Days. Weeks. Months. Discouraging days. Regression. Losing skills we thought she mastered. Watching her try and work so hard. All the while knowing there was an end goal but never knowing if it would actually come.

Yet, there she was. Sitting up across the living room, looking for our faces and waiting for our praise. She looked like she had been doing this for ages. She was raking in the reward of all of those difficult days and her hard work. Beaming. Beautiful.

These days are the days we cling to. The days when comparison isn’t company, when we reap the reward of diligence, when we cry out in jubilation and she sparkles. B and I do, too, for that matter. Sparkling is contagious. We carry these sparkling days to light the path through our dark valleys. They remind us of the good that comes from determination, and there is even more good awaiting us ahead.

Friend, the road we walk may be long and hard, and the steps aren’t always clear. Though your goal may not be in your sights, I must tell you your work and your diligence will not be for nothing. You’re working towards your own radiant, sparkling day. I hope you will soon find that day to cling to and to cast light and hope onto discouraging, difficult times. I believe it would act as a reminder — like a kiss from Jesus — that your path has a purpose and you are meant to shine.

Follow this journey on Living a Life of Rarity.

Imagine someone Googling how to help you cope with your (or a loved one’s) diagnosis. Write the article you’d want them to find. If you’d like to participate, please check out our Submit a Story page for more about our submission guidelines.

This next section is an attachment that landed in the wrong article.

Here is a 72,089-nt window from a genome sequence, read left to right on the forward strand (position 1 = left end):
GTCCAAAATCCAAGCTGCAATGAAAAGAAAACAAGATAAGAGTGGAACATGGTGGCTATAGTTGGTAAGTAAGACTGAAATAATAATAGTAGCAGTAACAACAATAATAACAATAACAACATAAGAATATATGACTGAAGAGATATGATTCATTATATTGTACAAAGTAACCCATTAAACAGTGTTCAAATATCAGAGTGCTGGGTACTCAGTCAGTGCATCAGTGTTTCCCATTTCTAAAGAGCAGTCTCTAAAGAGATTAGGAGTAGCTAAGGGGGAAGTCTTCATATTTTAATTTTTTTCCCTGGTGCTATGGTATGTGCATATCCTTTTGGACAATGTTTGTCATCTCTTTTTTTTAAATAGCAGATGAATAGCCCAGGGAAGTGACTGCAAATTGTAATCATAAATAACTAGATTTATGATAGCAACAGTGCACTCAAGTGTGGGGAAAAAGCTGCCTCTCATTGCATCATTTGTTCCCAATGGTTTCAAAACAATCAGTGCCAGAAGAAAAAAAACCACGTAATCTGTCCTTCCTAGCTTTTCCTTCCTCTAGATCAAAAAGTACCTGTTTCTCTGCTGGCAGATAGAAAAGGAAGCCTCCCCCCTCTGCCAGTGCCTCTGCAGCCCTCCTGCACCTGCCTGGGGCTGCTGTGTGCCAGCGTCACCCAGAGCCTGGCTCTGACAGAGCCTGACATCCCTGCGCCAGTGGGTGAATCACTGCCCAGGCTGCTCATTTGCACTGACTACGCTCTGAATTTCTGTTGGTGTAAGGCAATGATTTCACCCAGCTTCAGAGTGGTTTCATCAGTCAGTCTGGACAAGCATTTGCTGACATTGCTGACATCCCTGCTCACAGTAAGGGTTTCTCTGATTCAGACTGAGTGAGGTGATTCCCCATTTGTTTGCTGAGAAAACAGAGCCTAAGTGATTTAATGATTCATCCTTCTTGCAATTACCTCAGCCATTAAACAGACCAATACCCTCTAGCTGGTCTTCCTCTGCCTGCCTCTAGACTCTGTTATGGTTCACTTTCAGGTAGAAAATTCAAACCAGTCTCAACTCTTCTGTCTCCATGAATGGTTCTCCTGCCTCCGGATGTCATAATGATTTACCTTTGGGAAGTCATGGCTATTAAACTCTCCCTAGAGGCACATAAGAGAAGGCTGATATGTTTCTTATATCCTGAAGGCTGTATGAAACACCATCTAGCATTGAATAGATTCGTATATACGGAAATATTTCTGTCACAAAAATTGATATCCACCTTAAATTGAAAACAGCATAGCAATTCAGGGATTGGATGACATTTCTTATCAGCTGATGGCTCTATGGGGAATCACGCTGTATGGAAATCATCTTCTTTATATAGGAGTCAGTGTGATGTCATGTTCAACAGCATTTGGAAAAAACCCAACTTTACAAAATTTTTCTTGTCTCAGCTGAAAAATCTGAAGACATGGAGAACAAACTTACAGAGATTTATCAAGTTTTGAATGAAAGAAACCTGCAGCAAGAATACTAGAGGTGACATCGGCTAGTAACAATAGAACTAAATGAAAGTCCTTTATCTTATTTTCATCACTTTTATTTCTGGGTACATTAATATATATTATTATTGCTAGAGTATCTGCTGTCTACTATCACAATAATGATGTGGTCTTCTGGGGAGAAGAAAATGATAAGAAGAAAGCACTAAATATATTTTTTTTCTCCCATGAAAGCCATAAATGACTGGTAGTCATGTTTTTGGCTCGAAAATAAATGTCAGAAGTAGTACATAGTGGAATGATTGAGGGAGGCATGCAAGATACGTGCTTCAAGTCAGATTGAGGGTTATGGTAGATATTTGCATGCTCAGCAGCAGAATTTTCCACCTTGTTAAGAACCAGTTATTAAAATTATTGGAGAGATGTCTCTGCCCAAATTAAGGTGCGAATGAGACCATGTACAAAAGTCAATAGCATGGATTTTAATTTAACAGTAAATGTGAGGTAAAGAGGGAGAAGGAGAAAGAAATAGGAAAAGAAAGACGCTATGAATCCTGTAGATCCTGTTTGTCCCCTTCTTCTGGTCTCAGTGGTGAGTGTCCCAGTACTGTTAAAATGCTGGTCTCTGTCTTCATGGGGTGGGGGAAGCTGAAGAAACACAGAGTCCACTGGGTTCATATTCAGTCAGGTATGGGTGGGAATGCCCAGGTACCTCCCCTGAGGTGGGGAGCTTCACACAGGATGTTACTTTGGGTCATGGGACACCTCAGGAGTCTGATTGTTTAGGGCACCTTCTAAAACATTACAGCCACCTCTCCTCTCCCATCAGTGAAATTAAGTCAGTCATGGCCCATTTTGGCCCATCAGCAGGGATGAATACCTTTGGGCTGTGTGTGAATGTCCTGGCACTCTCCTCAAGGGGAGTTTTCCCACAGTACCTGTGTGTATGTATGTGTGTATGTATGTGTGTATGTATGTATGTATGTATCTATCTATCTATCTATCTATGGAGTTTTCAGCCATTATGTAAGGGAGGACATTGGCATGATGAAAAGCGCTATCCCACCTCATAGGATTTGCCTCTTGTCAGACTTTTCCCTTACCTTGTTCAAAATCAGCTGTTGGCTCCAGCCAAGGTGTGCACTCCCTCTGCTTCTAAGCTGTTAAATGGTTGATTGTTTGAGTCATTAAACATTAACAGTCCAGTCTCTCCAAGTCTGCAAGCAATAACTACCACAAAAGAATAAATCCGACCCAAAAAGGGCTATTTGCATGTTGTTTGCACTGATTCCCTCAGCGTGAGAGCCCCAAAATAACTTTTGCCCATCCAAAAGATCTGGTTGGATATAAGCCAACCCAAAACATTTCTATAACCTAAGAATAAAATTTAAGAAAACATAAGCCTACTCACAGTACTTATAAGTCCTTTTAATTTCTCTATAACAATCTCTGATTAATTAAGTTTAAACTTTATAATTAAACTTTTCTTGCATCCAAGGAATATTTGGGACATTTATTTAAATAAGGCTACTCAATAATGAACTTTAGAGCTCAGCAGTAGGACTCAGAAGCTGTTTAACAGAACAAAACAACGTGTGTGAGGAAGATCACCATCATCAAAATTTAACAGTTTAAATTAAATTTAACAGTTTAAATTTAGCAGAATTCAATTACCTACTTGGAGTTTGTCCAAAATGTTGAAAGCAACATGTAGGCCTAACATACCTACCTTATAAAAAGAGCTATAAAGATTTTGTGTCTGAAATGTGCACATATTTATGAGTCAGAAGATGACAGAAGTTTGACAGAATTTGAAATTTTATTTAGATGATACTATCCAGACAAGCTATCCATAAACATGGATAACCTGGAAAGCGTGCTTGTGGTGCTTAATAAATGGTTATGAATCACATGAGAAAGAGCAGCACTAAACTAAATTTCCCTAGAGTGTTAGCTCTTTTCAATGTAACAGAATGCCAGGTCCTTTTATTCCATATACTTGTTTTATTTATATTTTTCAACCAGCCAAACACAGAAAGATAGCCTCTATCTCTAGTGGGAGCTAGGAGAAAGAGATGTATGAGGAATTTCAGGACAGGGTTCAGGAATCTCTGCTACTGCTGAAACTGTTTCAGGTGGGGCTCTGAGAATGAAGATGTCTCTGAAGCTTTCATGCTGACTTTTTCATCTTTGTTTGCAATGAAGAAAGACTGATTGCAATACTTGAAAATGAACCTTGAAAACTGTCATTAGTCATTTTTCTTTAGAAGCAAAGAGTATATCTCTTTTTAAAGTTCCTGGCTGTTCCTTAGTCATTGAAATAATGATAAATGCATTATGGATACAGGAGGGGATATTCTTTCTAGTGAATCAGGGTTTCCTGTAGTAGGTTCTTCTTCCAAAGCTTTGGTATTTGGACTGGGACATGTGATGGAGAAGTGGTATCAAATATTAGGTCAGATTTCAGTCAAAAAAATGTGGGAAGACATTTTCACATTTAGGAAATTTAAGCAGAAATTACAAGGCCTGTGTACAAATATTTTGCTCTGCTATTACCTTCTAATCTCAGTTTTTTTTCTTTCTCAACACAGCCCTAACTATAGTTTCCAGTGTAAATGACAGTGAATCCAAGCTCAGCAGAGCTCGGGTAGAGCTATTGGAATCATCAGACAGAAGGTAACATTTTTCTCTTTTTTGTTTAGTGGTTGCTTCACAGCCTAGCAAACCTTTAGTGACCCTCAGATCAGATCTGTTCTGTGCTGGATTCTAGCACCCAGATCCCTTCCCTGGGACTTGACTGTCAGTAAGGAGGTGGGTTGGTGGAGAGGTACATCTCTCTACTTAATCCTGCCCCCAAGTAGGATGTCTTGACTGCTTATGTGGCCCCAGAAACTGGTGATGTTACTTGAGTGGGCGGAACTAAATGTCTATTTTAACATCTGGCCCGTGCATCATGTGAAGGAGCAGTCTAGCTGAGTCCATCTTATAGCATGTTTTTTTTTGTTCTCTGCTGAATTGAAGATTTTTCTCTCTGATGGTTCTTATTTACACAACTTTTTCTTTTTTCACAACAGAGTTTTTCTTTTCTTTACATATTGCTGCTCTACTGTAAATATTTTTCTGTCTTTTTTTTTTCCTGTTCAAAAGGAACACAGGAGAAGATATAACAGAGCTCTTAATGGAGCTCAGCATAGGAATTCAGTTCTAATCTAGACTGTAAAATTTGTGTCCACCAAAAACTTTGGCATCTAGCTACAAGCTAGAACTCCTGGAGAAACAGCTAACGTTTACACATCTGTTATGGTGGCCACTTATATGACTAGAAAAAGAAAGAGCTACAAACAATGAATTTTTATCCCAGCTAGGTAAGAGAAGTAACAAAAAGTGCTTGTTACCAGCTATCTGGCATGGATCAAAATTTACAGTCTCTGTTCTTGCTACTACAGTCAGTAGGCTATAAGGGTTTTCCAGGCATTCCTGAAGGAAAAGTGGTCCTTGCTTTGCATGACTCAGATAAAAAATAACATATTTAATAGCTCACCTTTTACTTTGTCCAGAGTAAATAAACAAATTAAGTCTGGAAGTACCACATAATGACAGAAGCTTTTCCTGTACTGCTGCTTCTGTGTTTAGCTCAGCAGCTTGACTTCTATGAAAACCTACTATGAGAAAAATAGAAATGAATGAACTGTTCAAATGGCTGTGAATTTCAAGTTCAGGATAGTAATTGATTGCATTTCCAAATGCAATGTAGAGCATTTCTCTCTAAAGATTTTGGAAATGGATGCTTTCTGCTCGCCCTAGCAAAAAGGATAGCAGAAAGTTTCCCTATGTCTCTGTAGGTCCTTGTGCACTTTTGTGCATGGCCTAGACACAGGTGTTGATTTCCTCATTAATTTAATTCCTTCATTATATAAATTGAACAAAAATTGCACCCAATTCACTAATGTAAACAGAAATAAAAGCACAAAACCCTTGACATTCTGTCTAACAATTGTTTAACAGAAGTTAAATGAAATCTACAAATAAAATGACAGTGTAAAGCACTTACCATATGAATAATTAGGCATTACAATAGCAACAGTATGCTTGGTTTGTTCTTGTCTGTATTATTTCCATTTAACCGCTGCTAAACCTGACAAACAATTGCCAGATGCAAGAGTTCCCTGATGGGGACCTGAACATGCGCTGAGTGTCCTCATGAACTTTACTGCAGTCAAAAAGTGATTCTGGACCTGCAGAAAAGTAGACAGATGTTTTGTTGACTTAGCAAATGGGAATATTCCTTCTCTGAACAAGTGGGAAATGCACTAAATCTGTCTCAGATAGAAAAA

My Daughters Inspired Me to Wear This T-Shirt — for a Whole Year


I have two beautiful daughters, 6-year-old Ashley and 4-year-old Emily. Emily has Phelan-McDermid syndrome, otherwise known as 22q13 deletion syndrome. It occurs from a deletion on chromosome 22q13 to the end of the chromosome. There are more than 1,300 registered cases of Phelan-McDermid syndrome worldwide, so Emily is 1 in 6,080,883. That makes her very special!

Victoria with daughters Ashley and Emily
Victoria with daughters Ashley and Emily.

Phelan-McDermid syndrome affects many aspects of Emily’s life. She has low muscle tone, which can make it difficult and very tiring for her to move and walk. She has developmental delay and is functioning at about the age of a newborn to 11-month-old. She has difficulty with both fine and gross motor skills, making attempts to communicate through signing a challenge. She is nonverbal and may never talk. Emily has a lower immune system, and she makes regular trips to the hospital due to seizures. But she is a total joy to be around; she’s taught us so much as parents, she makes us laugh and has so much love to give. She’s a complete sweetheart.

Every achievement Emily makes is massive and a wonderful celebration in our house. Instead of hitting milestones, we call them “inch stones,” and when she gets to them, the joy in our house blows the roof off. Not only does this joy explode from us, her proud parents, but also from her very loving older sister, Ashley. Ashley is wonderful with Emily. They interact with each other so beautifully, and it’s lovely to see them playing.

When my husband and I were first given Emily’s diagnoses, we felt like it was an advanced science lesson, learning about chromosomes and proteins. So I was completely caught off guard when one morning out of the blue, Ashley asked me why Emily couldn’t talk, why she was still like a baby and why she has to go to the hospital regularly. It was hard enough for us to understand, let alone a then-5-year-old girl. I tried my very best to explain Phelan-McDermid syndrome to Ashley in a language she could understand. I told her that we’re all made up of building blocks, like Lego pieces. These building blocks are inside us, and each color block can make up a different part of our body, like red for eyes, blue for hair, and yellow for heart. Emily is missing a very important part of the building block that helps her talk, move and do certain things. Right away, Ashley wanted to find her sister’s missing building block.